Joe Lavelle: Tamra, I don’t know if people can really understand how profound that one statistic was. 71 sex offenders, we have 18,000 people in Fairhope, Alabama. It may be I don’t know, 10 miles by 5 miles the whole town of Fairhope, so you probably can’t draw a one-mile circle anywhere where there is not a sex offender, and I would consider Fairhope pretty affluent. People are moving here from other parts of Alabama because we have good schools because we have great housing, because it’s a nice place to live, and I can only imagine in a place that might have a bigger crime rate than Fairhope, might have more bad influences, what that number looks like. So I’m really surprised it’s 71 and I hope that people really understand how bad that number is.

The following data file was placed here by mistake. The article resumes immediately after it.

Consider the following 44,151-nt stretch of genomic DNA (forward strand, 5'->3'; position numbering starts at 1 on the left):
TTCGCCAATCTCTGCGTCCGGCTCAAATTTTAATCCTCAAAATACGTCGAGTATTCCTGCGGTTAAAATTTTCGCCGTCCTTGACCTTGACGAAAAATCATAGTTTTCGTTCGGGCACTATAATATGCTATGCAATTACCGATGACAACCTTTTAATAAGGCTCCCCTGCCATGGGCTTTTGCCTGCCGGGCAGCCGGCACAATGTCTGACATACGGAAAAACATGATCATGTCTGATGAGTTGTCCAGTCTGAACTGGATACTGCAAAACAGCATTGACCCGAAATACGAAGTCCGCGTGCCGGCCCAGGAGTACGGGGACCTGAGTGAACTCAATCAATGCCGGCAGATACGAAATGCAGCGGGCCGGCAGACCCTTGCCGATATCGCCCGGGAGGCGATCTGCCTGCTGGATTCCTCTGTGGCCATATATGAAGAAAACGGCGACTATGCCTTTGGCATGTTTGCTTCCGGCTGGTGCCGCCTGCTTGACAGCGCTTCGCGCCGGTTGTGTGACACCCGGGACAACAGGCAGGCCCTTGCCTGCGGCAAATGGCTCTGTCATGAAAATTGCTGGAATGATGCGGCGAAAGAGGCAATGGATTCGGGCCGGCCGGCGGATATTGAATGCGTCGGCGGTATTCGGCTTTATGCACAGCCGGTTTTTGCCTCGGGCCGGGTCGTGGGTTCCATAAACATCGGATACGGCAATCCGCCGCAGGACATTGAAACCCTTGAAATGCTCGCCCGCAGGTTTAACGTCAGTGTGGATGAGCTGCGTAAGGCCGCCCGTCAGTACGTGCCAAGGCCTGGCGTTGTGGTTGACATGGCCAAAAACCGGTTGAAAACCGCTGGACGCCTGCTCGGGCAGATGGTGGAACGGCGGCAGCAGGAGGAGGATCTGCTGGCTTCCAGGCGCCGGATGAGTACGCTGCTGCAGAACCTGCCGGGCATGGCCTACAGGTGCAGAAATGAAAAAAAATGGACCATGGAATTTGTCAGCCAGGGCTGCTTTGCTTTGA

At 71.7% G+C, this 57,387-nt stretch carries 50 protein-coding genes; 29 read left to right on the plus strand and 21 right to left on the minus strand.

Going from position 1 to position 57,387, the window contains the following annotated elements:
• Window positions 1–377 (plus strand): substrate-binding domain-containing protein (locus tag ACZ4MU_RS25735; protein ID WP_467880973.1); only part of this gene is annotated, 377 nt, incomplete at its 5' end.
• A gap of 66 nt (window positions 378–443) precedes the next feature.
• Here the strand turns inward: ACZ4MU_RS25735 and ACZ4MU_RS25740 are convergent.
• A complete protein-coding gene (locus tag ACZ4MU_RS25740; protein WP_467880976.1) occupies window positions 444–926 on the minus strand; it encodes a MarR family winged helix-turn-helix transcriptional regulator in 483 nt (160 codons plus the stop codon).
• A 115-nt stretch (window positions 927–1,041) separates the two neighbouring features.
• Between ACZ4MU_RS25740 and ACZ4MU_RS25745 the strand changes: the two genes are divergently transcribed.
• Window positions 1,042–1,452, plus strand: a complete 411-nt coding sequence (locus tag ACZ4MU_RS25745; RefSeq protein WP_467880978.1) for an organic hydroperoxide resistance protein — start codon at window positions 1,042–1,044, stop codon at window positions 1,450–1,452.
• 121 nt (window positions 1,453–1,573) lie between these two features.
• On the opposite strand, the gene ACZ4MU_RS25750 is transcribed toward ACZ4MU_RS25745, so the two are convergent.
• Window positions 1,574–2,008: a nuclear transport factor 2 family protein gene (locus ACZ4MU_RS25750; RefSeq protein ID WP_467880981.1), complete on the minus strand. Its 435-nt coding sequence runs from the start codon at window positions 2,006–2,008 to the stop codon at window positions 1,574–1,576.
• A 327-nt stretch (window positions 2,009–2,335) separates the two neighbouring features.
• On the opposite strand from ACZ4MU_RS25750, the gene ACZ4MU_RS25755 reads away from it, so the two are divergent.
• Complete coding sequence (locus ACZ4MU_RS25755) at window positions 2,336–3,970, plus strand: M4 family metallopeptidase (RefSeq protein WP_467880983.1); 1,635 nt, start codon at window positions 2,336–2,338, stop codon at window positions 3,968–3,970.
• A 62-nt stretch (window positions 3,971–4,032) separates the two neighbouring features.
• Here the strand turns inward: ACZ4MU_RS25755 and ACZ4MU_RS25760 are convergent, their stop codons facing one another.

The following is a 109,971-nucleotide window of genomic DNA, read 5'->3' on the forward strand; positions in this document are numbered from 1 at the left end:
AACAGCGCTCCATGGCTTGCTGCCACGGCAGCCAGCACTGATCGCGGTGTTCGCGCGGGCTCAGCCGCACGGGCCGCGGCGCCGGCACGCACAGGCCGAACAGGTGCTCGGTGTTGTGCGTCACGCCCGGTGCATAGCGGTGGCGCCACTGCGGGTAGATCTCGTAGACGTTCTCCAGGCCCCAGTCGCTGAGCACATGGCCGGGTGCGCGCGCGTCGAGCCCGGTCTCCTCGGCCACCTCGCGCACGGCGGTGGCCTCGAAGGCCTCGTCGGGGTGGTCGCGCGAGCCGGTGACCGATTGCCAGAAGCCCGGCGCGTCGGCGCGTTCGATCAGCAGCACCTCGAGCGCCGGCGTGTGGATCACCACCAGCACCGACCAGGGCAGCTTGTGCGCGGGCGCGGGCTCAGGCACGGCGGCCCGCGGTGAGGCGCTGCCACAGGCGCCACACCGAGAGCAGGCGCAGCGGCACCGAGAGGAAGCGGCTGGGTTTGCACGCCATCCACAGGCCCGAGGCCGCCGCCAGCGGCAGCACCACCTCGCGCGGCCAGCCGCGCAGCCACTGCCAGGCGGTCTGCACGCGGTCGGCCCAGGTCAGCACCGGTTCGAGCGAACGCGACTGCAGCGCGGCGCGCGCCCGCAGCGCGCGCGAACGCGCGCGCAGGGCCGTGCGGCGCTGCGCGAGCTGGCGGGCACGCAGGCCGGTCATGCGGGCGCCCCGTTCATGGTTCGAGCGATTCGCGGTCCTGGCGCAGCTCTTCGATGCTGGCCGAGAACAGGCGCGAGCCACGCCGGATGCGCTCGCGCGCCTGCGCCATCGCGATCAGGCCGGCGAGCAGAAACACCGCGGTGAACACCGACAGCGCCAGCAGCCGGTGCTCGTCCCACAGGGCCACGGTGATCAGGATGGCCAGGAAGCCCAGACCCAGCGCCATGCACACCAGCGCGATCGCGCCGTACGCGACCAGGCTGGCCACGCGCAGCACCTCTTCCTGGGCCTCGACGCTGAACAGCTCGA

Tamra Bryant: Right. These are sex offenses, so they range in category of what they are, and a lot of time I believe that parents are not educated because they are not around it and I believe that my background has allowed me to be around it to see it, and a lot of times you see other areas have major crimes, major crimes meaning murders and robberies, but sex offenses are just as bad if now worse than your major crimes, because sex offenders don’t walk around with a sign and they are not out there saying hey, I’m going to prey on your child, but they are out there and you need to be cognizant of this and realize how close they are and the law is. The local sheriff’s department or police department will pass out flyers to let you know they are in your community, but you have the tools at your fingertips to go in, to put your exact address or put your zip code in to find out where they are. Show your children, show your children these pictures. That way they are aware of these predators that are out there to protect them because if you don’t, then it’s too late once something happens.